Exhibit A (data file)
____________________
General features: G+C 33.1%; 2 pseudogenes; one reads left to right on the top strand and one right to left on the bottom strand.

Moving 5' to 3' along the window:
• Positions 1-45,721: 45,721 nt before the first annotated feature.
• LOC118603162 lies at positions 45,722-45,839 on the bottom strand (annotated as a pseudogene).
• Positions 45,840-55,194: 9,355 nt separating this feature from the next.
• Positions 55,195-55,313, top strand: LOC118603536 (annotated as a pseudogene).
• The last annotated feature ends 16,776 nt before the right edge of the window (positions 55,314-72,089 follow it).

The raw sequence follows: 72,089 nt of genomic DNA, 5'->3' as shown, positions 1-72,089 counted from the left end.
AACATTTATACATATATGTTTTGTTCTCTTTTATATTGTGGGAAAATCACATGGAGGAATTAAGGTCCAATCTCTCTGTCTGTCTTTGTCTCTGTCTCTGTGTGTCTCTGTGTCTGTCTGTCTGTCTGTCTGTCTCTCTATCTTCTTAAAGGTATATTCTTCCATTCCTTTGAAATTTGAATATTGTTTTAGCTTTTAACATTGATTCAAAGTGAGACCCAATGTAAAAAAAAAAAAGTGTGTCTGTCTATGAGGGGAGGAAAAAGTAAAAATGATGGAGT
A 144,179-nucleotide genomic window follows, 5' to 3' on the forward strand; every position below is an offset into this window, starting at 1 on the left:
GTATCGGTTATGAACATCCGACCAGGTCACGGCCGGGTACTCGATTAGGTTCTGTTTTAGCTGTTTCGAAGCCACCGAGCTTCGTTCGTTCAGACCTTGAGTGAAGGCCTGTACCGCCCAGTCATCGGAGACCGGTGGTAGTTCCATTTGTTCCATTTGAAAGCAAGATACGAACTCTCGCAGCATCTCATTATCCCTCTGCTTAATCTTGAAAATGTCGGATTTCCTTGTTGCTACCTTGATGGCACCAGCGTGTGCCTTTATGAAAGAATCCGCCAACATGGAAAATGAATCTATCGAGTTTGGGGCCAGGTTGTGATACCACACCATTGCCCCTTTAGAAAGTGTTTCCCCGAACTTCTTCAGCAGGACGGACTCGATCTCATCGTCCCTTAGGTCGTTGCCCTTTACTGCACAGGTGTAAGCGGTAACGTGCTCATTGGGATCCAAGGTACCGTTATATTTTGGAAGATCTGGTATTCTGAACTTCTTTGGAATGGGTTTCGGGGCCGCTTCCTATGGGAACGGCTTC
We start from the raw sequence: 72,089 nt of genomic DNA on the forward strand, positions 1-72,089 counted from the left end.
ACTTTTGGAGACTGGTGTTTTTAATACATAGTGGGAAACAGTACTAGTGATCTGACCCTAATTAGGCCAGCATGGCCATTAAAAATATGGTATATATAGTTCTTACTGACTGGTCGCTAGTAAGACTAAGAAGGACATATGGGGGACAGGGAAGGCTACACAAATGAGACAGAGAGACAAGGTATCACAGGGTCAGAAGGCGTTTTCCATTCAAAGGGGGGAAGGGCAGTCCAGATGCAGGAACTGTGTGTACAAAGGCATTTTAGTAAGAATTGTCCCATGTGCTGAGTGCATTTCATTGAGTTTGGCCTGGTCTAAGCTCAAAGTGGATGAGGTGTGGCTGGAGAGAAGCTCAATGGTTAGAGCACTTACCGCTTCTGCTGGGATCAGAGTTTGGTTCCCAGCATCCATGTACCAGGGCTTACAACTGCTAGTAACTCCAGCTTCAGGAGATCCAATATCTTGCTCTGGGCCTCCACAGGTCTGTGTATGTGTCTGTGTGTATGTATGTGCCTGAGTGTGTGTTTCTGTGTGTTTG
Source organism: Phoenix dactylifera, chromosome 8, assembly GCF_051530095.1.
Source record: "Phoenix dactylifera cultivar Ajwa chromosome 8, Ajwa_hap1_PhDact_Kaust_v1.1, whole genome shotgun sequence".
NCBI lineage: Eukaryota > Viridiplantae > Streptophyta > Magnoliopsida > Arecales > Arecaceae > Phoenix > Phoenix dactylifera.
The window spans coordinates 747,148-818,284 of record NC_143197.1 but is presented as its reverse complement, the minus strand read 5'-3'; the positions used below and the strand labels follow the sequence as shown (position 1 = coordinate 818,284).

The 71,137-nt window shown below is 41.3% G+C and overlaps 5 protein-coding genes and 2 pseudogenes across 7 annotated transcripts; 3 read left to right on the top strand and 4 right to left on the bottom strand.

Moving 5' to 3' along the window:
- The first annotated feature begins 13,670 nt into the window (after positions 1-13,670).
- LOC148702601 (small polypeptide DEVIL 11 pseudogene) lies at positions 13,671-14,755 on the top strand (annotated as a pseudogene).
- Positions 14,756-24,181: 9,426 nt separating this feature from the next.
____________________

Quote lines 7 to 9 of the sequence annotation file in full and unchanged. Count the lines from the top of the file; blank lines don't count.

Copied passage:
• The last annotated feature ends 16,776 nt before the right edge of the window (positions 55,314-72,089 follow it).

The raw sequence follows: 72,089 nt of genomic DNA, 5'->3' as shown, positions 1-72,089 counted from the left end.
AACATTTATACATATATGTTTTGTTCTCTTTTATATTGTGGGAAAATCACATGGAGGAATTAAGGTCCAATCTCTCTGTCTGTCTTTGTCTCTGTCTCTGTGTGTCTCTGTGTCTGTCTGTCTGTCTGTCTGTCTCTCTATCTTCTTAAAGGTATATTCTTCCATTCCTTTGAAATTTGAATATTGTTTTAGCTTTTAACATTGATTCAAAGTGAGACCCAATGTAAAAAAAAAAAAGTGTGTCTGTCTATGAGGGGAGGAAAAAGTAAAAATGATGGAGT